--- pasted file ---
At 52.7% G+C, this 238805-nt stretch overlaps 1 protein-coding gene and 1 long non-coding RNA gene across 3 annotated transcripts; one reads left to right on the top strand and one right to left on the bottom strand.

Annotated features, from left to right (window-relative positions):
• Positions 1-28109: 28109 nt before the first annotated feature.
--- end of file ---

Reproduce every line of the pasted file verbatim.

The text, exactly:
At 52.7% G+C, this 238805-nt stretch overlaps 1 protein-coding gene and 1 long non-coding RNA gene across 3 annotated transcripts; one reads left to right on the top strand and one right to left on the bottom strand.

Annotated features, from left to right (window-relative positions):
• Positions 1-28109: 28109 nt before the first annotated feature.